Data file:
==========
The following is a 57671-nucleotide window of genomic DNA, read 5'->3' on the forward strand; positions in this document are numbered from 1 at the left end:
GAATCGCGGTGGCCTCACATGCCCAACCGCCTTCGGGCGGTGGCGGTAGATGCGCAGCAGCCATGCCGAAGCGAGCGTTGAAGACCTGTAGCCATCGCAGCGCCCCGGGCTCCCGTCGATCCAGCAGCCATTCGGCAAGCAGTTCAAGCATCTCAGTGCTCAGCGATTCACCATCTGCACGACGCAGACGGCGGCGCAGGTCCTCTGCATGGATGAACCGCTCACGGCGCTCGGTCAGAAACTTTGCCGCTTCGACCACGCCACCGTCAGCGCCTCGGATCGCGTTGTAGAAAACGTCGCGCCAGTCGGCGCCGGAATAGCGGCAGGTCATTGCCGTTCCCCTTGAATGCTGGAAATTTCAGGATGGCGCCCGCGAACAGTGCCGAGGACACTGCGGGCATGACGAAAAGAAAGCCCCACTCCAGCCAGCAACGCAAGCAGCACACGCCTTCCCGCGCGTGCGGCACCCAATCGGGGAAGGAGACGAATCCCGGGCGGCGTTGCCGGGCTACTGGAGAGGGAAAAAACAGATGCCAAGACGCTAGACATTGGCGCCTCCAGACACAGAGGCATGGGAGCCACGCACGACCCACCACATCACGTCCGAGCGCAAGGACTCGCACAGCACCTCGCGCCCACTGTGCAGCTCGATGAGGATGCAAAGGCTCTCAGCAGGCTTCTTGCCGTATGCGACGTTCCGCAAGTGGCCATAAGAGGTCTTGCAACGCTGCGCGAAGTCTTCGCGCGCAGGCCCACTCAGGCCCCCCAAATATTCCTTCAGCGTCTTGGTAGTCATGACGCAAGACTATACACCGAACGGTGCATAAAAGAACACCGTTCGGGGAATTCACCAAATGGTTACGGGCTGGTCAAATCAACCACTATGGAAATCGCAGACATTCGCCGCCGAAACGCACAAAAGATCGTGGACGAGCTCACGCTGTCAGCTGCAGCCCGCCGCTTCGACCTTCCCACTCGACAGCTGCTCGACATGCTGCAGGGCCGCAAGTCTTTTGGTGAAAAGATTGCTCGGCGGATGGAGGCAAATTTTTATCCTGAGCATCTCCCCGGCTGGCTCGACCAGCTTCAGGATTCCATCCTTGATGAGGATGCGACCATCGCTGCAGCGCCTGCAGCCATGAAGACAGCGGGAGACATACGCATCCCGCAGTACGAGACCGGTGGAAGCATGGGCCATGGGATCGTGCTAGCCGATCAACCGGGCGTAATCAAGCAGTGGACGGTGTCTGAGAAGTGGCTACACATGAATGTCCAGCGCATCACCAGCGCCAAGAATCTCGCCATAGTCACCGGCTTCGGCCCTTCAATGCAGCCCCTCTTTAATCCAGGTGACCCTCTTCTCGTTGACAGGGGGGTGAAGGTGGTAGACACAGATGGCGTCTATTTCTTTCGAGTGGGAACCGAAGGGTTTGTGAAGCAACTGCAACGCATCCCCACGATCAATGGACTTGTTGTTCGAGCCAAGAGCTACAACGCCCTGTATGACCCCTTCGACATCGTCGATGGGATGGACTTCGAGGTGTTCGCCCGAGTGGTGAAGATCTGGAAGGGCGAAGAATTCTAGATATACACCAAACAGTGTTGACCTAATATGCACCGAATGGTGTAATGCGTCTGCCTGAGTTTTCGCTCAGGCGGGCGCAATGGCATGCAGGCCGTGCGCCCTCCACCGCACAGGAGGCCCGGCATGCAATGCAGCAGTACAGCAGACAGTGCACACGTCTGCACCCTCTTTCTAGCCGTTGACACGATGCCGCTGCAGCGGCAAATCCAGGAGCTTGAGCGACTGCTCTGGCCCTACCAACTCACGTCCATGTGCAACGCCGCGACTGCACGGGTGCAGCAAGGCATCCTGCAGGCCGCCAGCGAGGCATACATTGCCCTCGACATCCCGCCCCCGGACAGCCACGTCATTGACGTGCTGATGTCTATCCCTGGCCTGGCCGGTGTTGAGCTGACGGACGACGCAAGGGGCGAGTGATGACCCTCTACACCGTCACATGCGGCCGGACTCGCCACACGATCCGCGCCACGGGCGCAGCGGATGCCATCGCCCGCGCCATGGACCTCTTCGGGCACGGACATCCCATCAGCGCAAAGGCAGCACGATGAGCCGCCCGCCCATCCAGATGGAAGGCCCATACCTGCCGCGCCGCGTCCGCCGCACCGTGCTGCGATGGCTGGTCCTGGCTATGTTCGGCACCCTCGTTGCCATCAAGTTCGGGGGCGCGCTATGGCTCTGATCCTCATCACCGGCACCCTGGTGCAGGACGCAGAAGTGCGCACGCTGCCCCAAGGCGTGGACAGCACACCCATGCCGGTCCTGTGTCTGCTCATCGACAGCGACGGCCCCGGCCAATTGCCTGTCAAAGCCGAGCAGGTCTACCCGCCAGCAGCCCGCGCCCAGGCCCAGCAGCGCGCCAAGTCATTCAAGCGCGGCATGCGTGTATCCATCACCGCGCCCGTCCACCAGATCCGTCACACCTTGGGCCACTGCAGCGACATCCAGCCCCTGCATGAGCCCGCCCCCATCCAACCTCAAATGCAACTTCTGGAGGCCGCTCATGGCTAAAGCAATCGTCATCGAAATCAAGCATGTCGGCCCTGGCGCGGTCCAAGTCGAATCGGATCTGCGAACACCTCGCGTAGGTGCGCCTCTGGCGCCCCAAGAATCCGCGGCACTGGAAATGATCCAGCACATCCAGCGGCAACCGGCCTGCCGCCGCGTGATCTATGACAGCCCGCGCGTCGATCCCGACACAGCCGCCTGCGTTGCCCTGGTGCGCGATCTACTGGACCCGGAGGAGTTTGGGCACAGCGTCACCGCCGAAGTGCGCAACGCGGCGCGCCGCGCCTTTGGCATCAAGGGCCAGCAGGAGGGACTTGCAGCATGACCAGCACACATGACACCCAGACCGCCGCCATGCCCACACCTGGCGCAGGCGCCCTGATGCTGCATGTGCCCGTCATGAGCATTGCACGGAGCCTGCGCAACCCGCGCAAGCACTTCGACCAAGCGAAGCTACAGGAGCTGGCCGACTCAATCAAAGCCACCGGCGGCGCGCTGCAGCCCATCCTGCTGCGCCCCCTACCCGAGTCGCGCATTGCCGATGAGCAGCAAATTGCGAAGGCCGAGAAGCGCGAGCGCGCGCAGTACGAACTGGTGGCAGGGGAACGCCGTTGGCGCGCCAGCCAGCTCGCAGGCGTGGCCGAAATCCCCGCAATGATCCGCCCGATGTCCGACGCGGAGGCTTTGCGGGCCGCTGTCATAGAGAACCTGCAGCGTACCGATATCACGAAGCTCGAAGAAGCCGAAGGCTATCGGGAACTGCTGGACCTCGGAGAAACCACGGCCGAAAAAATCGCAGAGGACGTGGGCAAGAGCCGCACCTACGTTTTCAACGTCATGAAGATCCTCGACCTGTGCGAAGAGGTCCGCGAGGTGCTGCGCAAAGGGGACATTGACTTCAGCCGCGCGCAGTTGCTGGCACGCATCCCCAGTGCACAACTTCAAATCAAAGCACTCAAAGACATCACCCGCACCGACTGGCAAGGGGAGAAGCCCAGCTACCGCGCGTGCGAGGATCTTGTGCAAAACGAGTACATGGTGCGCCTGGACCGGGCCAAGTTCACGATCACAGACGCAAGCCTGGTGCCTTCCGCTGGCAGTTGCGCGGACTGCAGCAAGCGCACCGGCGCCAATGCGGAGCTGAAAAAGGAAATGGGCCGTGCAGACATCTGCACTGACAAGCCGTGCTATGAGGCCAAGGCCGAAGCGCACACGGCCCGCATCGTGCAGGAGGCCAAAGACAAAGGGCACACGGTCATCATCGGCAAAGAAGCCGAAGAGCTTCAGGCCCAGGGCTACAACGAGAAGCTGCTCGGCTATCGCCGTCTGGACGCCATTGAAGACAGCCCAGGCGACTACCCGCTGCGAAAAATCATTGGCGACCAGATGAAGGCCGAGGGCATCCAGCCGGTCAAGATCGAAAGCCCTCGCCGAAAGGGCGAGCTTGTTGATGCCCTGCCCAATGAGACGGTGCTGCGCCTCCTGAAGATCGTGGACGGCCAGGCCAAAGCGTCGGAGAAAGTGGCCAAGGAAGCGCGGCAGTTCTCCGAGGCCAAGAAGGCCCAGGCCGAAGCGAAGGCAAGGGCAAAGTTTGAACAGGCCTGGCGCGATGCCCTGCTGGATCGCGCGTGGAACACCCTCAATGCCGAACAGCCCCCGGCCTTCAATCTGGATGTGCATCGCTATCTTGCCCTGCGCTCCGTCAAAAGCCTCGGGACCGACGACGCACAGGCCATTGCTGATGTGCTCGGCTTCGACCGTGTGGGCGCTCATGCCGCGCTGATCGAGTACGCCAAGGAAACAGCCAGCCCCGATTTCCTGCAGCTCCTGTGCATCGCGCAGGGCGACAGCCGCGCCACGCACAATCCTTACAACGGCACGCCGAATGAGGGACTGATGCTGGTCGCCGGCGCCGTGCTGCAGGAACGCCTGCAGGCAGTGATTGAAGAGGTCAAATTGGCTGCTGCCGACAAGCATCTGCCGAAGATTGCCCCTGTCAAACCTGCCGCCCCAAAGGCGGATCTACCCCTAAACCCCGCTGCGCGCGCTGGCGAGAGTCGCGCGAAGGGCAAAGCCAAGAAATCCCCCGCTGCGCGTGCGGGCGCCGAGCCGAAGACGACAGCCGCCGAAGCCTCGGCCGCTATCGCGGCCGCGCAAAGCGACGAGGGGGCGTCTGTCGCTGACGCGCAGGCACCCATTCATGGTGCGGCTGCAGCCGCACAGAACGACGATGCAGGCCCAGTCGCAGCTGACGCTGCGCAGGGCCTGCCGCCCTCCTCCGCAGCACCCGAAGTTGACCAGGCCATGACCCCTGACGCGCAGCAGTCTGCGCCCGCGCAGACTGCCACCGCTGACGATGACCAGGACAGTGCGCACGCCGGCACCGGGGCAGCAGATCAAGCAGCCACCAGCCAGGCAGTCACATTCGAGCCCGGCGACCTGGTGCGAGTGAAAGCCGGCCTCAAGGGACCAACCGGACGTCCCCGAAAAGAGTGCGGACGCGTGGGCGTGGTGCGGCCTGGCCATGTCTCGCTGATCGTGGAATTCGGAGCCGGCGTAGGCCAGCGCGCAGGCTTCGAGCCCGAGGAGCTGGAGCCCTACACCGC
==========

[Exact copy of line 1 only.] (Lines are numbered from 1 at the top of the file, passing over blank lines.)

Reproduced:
The following is a 57671-nucleotide window of genomic DNA, read 5'->3' on the forward strand; positions in this document are numbered from 1 at the left end: